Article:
Self-publishing is difficult for authors who have already spent their valuable time writing their book and do not have the time for or experience in performing all the other tasks involved before going to print. Self-publishing companies like Lulu and BookBaby provide services including cover design, editing, and print-on-demand publishing. The author, in return, is responsible for registering the copyright and ISBN, production management, and marketing.
When authors are their own publishers under this avenue, they also have more control over the final price of the book, which is a major selling point to prospective readers. The self-publishing company will usually help the author determine a price for the book by providing a calculator for printing options and publisher commissions. This allows the author to see plainly what their portion of the profits will be for each book sold.
Vanity publishing, also called subsidy publishing, differs from self-publishing in that the author assumes all the risk and pays the publisher. This is counterproductive to authors trying to make money on their books. While vanity presses do offer services like cover design and editing, there is a major catch. Once a manuscript is published by a subsidy, it becomes their property, right down to the ISBN number. The author forfeits all rights to the book once it appears in the publisher’s catalog.
Different from both of these types of publishing options are traditional publishers. These are companies that actually invest their money and resources (like marketing and printing) into the promise that books will sell. They purchase rights to manuscripts and pay royalties to authors, often offering advances prior to publishing. Traditional publishers are where the money is, but they are also the most difficult to work with, especially for unknown authors who present a greater risk to the publisher.
Knowing the differences between the different publishing avenues available can make or (financially) break an author. By doing research into prospective publishing routes and companies, authors will find more success and fewer headaches in trying to make their works available to their intended audience.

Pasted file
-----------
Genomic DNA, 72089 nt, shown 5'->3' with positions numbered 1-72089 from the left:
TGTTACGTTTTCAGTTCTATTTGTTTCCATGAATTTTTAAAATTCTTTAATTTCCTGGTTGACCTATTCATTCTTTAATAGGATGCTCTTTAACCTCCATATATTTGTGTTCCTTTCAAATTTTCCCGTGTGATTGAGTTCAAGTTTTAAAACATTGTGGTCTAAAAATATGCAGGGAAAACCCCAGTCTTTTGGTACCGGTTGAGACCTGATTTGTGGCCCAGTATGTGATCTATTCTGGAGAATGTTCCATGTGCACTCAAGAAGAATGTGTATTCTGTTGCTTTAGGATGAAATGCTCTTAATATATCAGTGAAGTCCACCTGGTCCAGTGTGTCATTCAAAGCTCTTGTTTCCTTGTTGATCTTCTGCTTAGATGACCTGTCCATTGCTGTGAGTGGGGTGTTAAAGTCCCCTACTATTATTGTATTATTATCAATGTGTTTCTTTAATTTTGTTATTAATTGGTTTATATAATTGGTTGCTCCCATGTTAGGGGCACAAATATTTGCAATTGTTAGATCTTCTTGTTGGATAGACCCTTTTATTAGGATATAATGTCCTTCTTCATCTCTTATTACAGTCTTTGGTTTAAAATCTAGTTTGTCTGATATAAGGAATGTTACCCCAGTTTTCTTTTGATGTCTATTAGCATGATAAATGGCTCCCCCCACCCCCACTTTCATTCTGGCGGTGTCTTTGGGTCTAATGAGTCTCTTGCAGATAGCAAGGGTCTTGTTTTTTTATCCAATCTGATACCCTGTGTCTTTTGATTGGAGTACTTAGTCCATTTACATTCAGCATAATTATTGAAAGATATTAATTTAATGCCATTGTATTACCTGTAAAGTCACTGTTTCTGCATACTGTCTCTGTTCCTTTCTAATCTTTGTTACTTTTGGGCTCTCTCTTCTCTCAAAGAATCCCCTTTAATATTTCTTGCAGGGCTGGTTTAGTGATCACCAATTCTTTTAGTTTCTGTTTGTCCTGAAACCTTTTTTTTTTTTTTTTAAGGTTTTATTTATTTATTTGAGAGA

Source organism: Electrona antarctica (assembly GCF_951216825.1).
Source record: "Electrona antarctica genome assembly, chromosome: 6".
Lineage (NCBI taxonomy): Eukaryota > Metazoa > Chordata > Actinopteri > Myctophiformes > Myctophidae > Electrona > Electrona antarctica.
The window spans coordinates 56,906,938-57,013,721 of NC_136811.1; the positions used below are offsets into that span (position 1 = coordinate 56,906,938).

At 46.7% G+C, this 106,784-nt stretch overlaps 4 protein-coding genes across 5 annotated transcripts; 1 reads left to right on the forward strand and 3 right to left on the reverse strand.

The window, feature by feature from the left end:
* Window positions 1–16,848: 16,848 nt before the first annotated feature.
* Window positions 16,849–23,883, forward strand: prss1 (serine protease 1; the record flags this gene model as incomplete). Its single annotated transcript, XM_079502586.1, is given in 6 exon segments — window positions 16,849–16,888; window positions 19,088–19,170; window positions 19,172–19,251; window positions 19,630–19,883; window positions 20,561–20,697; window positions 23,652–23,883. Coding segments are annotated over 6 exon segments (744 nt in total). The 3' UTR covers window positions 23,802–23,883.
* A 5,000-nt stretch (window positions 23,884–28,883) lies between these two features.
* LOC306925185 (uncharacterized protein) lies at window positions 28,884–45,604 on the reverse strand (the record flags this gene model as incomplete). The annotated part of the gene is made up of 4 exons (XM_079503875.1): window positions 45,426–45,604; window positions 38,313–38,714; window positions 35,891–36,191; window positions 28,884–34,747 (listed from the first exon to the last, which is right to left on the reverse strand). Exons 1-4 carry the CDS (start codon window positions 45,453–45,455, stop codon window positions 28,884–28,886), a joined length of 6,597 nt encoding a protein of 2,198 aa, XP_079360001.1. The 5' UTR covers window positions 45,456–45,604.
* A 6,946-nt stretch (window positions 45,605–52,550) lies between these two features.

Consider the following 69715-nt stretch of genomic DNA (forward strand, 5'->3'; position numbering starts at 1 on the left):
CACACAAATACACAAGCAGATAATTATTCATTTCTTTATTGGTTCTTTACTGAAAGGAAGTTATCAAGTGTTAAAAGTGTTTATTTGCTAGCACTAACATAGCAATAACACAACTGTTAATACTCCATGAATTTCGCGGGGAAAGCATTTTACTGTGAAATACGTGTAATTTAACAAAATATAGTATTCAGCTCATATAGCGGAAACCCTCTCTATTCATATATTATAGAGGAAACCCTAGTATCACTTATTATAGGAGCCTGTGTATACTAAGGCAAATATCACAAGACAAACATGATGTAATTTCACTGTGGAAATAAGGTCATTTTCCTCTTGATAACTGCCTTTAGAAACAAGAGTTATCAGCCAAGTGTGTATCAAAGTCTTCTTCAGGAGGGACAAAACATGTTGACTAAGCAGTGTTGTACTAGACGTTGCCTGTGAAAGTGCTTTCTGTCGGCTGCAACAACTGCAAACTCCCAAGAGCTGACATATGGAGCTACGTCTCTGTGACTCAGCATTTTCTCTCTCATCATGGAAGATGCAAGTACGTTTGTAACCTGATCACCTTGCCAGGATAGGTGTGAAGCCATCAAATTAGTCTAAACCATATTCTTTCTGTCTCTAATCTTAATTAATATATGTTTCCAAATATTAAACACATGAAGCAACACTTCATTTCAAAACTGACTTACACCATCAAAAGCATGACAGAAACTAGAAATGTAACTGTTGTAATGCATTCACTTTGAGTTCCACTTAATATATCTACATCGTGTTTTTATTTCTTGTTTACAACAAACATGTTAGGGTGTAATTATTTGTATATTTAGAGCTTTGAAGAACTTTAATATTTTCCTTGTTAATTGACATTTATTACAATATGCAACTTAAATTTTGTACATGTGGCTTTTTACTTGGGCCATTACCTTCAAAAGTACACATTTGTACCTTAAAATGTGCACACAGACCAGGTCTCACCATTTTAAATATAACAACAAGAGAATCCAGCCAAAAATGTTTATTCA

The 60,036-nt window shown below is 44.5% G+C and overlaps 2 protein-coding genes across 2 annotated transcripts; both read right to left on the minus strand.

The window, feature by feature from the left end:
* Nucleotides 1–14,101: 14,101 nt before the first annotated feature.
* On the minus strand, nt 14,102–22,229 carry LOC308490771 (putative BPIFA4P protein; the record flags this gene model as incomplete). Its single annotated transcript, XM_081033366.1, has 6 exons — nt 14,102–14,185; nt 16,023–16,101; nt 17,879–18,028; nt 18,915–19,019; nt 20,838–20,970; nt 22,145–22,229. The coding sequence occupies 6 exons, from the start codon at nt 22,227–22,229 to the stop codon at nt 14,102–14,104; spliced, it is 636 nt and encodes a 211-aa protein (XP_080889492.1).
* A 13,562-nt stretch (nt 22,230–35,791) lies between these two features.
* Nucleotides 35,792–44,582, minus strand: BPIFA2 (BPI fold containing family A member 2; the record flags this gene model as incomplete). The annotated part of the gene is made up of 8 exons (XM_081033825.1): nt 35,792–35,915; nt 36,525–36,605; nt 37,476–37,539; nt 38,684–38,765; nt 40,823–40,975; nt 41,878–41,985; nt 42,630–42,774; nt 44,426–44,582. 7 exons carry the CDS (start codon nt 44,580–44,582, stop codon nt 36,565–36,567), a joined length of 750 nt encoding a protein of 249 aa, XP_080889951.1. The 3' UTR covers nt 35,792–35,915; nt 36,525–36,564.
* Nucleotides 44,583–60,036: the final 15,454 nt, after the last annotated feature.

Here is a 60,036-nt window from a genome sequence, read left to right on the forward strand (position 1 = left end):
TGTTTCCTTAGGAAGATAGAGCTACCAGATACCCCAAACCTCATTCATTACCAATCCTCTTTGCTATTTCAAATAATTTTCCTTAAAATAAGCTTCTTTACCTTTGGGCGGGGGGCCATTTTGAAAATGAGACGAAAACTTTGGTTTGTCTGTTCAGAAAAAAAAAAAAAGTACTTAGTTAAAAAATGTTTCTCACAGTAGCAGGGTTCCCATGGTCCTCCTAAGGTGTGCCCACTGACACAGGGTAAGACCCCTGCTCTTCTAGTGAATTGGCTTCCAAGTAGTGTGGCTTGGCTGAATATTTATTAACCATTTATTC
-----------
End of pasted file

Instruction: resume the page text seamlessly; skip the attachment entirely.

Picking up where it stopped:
While great science fiction deserves a great plot, another element to writing in this genre can be just as tricky to weave in. The setting of a science fiction story is the real foundation of the piece. Writers can touch on a range of human emotions in a well-crafted setting and utilize them to build strong characters and plot lines. This is why many readers turn to fantastical novels over other types of fiction like drama or romance. Good sci-fi has the power to bring readers to entirely new worlds.
By creating fictional worlds rich with imagery, emotion, and culture, writers allow readers to escape the mundane “real world,” the one they trudge through every day, and enter a new realm. They can forget their everyday worries and cares by departing from reality and immersing themselves in the microcosm of your story. In this genre, the setting is less of a backdrop and more of an element directly related to the way every action plays out.
Playing with the Senses
Human culture relies primarily on visual stimuli to understand the surrounding world. In remembering this, the writer should focus on creating a story backdrop that is rich in visual cues and vibrant enough to see through words alone. With the right choice of descriptors the writer can spur the reader into seeing precisely what the writer means to suggest.
Fiction writers can stoke the reader’s emotions with landscape as well as with straightforward actions. Both aspects can combine into powerful storytelling that will leave readers craving more. Settings can inspire every emotion, whether through the soothing, entrancing low hum of a magnetic engine or the rush of racing through dangerously narrow canyon walls saddled to the back of a Roc at the break of a second-sun rising.
Further, authors can add dimension to their settings by adding environmental sounds to their setting descriptions, for example, by describing the crackling hiss of a comet as it races precariously close to the thin atmosphere, or the crystalline tinkling of moisture dripping upward from the bottom of a pristine cave floor. There are endless ways to manipulate the readers’ senses, providing a captivating setting for any scene.
Beyond describing the physical setting, the sci-fi writer should be aware that the meta-setting plays an important role in supporting the fictional environment. As in real life, the cultures and personalities around us shape the way readers see the world. Characters therefore should present viewpoints and actions that complement the physical setting of the scene. A simple example of this is where a hot, dry environment would naturally produce short tempers and the survivalist’s mentality in a character.
Remember in writing fiction, all elements of the story must provide a strong foundation as well as continuity to hold it together. By creating settings that incorporate compelling visuals and truly immersive worlds with characters to support them, science fiction writers will create enduring works worth buying, reading, and sharing.